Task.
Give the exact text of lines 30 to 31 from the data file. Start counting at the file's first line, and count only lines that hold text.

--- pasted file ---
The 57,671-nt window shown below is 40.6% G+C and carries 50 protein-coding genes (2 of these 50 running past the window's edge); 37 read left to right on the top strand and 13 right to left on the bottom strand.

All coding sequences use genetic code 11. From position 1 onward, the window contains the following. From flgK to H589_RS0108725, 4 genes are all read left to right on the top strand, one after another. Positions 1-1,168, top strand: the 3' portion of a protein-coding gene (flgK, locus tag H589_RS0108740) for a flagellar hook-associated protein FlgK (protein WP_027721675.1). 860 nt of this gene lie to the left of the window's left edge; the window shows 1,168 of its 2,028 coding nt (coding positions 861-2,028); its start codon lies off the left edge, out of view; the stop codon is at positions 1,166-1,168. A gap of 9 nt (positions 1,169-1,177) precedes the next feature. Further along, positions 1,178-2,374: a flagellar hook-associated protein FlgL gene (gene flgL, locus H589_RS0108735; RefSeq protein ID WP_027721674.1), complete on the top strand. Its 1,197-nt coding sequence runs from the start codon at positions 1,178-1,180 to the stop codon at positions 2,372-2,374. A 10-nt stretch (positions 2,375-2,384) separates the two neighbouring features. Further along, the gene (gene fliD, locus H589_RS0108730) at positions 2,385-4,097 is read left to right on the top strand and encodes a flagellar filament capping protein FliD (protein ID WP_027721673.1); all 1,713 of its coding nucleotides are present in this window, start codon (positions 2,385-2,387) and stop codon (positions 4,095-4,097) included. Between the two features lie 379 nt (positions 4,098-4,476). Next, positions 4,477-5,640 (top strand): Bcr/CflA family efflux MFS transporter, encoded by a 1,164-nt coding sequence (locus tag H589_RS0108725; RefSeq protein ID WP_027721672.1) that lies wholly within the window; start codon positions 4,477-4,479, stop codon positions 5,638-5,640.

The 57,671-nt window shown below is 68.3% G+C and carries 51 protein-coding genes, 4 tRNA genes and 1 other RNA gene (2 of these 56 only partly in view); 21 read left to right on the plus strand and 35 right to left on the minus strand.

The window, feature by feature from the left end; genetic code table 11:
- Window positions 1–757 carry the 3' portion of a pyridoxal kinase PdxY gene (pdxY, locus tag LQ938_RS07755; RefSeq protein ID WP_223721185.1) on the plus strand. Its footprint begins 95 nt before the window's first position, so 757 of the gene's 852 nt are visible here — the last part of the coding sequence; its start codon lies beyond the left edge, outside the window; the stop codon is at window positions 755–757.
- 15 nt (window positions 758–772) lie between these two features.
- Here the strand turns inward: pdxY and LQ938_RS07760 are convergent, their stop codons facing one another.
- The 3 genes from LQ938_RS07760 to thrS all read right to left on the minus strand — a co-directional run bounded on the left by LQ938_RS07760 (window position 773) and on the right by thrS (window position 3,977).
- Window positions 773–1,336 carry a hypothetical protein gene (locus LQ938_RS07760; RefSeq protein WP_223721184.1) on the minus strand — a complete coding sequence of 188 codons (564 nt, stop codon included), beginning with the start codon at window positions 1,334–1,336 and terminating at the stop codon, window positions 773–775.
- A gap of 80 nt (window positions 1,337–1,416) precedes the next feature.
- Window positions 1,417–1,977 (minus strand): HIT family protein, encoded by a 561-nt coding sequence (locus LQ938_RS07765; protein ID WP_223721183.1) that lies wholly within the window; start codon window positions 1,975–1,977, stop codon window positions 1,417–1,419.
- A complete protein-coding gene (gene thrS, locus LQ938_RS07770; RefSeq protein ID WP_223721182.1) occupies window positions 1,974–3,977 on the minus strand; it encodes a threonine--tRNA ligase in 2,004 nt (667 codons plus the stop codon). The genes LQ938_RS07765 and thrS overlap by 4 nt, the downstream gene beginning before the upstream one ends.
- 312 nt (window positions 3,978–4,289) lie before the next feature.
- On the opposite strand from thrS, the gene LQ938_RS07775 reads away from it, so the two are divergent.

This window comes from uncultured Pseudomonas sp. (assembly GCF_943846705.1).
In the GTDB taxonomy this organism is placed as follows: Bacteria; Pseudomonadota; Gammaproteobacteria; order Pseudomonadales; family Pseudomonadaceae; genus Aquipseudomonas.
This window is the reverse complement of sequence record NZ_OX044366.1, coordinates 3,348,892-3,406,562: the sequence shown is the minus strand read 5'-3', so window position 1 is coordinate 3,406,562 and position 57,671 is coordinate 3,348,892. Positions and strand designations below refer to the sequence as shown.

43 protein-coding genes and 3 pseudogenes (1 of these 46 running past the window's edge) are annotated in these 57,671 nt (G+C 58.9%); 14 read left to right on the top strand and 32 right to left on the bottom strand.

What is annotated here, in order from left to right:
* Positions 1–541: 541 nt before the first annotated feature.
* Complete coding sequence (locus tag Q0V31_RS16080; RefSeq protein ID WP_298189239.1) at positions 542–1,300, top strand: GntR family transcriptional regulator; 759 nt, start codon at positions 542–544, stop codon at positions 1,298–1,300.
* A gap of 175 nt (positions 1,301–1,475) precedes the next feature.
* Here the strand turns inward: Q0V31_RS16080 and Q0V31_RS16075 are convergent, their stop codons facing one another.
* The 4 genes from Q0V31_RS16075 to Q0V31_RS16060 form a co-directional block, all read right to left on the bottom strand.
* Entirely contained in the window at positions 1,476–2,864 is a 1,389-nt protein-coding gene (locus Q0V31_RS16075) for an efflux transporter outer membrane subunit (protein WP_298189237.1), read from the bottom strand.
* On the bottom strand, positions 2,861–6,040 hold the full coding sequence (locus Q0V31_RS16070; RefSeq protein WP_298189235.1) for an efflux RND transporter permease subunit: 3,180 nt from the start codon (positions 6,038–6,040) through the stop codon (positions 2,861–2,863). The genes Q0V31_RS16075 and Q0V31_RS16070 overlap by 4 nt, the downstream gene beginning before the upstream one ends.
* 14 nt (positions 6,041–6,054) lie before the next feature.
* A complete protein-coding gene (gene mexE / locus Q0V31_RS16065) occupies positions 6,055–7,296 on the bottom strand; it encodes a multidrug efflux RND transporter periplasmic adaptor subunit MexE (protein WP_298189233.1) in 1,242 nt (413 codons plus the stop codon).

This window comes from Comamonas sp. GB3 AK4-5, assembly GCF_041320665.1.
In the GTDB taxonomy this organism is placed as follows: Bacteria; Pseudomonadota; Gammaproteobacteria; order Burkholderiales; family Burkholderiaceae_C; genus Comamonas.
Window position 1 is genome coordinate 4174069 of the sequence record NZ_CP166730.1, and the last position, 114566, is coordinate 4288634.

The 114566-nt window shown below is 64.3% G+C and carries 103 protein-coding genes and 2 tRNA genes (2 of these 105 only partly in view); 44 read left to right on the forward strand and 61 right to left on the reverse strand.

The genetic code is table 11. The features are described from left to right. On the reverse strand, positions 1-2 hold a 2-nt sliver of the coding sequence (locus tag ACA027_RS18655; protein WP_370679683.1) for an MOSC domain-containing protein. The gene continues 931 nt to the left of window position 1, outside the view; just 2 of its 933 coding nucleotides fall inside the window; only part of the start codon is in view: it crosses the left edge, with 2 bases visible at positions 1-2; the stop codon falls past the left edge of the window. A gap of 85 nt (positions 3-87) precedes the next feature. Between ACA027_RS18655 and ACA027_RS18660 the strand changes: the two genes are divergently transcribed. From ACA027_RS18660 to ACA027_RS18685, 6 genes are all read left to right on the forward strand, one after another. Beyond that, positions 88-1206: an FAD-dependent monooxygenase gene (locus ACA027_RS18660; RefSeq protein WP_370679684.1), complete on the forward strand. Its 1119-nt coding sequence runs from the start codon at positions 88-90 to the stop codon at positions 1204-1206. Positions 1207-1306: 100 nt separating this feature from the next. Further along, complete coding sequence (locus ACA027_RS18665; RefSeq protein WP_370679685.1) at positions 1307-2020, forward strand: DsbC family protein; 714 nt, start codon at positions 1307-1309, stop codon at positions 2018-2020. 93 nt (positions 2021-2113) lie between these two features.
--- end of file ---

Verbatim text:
In the GTDB taxonomy this organism is placed as follows: Bacteria; Pseudomonadota; Gammaproteobacteria; order Burkholderiales; family Burkholderiaceae_C; genus Comamonas.
Window position 1 is genome coordinate 4174069 of the sequence record NZ_CP166730.1, and the last position, 114566, is coordinate 4288634.